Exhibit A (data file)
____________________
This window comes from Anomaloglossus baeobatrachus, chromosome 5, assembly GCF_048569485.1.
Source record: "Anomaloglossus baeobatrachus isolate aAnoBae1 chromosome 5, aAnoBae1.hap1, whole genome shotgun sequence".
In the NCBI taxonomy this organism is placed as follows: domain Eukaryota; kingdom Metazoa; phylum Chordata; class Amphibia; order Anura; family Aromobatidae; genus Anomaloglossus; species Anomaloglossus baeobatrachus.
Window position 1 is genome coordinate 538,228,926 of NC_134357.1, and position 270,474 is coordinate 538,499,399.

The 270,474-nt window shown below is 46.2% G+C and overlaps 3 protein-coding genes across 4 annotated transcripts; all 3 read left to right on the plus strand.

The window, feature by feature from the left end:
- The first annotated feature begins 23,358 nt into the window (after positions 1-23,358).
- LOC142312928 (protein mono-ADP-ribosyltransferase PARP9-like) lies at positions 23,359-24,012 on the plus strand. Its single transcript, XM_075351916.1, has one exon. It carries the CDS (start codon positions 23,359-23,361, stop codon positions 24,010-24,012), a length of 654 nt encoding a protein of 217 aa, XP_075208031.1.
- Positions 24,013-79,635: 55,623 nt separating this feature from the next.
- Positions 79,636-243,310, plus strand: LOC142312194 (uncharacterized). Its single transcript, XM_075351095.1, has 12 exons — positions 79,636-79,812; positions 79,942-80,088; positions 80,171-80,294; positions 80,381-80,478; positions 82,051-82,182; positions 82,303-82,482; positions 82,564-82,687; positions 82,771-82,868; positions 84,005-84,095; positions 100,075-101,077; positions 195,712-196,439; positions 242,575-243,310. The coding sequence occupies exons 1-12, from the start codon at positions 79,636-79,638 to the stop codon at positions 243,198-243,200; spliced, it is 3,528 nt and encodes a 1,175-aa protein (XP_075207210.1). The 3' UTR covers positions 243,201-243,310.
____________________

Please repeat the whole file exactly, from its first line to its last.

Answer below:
This window comes from Anomaloglossus baeobatrachus, chromosome 5, assembly GCF_048569485.1.
Source record: "Anomaloglossus baeobatrachus isolate aAnoBae1 chromosome 5, aAnoBae1.hap1, whole genome shotgun sequence".
In the NCBI taxonomy this organism is placed as follows: domain Eukaryota; kingdom Metazoa; phylum Chordata; class Amphibia; order Anura; family Aromobatidae; genus Anomaloglossus; species Anomaloglossus baeobatrachus.
Window position 1 is genome coordinate 538,228,926 of NC_134357.1, and position 270,474 is coordinate 538,499,399.

The 270,474-nt window shown below is 46.2% G+C and overlaps 3 protein-coding genes across 4 annotated transcripts; all 3 read left to right on the plus strand.

The window, feature by feature from the left end:
- The first annotated feature begins 23,358 nt into the window (after positions 1-23,358).
- LOC142312928 (protein mono-ADP-ribosyltransferase PARP9-like) lies at positions 23,359-24,012 on the plus strand. Its single transcript, XM_075351916.1, has one exon. It carries the CDS (start codon positions 23,359-23,361, stop codon positions 24,010-24,012), a length of 654 nt encoding a protein of 217 aa, XP_075208031.1.
- Positions 24,013-79,635: 55,623 nt separating this feature from the next.
- Positions 79,636-243,310, plus strand: LOC142312194 (uncharacterized). Its single transcript, XM_075351095.1, has 12 exons — positions 79,636-79,812; positions 79,942-80,088; positions 80,171-80,294; positions 80,381-80,478; positions 82,051-82,182; positions 82,303-82,482; positions 82,564-82,687; positions 82,771-82,868; positions 84,005-84,095; positions 100,075-101,077; positions 195,712-196,439; positions 242,575-243,310. The coding sequence occupies exons 1-12, from the start codon at positions 79,636-79,638 to the stop codon at positions 243,198-243,200; spliced, it is 3,528 nt and encodes a 1,175-aa protein (XP_075207210.1). The 3' UTR covers positions 243,201-243,310.